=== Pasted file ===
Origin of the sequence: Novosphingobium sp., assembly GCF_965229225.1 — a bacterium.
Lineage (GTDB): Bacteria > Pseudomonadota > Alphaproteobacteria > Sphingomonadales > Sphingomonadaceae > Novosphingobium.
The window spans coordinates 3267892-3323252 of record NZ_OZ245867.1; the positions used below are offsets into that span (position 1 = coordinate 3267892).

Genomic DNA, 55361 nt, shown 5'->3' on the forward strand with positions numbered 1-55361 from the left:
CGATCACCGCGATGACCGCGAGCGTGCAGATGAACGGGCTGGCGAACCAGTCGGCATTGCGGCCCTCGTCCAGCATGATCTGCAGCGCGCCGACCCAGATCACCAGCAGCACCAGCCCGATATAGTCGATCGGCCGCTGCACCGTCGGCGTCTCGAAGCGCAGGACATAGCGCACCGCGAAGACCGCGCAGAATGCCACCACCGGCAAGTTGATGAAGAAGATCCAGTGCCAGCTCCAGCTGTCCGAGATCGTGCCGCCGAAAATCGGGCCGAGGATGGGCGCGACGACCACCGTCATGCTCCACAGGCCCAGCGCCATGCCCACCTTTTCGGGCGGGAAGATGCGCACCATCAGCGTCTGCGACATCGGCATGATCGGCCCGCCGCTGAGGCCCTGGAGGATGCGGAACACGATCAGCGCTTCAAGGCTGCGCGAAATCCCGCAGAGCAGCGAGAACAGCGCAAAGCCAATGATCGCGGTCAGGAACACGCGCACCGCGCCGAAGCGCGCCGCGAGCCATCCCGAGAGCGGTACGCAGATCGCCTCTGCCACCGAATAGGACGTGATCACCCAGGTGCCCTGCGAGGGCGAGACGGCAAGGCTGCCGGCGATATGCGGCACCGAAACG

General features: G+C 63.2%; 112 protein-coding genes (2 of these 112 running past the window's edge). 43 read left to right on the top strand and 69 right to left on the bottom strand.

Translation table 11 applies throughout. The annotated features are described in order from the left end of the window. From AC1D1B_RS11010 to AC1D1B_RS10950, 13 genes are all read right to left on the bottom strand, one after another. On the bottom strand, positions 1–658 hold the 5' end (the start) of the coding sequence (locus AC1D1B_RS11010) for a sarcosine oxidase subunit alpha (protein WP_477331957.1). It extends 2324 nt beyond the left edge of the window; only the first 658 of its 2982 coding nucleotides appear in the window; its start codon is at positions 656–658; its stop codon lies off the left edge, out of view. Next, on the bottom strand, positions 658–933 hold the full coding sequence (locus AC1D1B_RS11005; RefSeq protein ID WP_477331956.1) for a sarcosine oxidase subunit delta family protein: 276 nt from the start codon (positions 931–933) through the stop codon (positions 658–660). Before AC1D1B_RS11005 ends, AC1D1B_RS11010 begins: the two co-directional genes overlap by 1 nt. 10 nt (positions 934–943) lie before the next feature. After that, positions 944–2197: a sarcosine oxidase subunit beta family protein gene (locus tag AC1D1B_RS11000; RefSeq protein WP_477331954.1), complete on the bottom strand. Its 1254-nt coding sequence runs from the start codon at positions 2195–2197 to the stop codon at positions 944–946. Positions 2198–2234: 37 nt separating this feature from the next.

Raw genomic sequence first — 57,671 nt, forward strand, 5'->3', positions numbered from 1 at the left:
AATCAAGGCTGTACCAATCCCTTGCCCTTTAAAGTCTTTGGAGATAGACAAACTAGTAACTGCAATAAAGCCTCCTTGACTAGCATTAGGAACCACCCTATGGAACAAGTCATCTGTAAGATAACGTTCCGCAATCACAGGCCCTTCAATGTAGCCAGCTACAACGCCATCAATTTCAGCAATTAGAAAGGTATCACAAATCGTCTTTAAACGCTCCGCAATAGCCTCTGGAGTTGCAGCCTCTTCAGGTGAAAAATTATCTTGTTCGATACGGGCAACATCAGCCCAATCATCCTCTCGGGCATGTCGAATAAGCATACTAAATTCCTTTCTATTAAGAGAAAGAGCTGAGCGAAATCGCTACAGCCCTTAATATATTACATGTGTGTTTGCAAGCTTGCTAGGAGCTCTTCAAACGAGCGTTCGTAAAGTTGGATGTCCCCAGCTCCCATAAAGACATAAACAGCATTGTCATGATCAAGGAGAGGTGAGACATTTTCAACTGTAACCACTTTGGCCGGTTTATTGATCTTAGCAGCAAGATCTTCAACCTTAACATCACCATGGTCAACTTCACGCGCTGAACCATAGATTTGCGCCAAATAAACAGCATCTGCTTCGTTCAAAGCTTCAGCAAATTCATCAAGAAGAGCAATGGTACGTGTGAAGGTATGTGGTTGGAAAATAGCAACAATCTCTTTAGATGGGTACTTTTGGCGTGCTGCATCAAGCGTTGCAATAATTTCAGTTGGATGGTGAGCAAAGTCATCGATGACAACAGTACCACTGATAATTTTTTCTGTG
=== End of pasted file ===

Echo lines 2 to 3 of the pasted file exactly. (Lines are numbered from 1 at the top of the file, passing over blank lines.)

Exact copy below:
Lineage (GTDB): Bacteria > Pseudomonadota > Alphaproteobacteria > Sphingomonadales > Sphingomonadaceae > Novosphingobium.
The window spans coordinates 3267892-3323252 of record NZ_OZ245867.1; the positions used below are offsets into that span (position 1 = coordinate 3267892).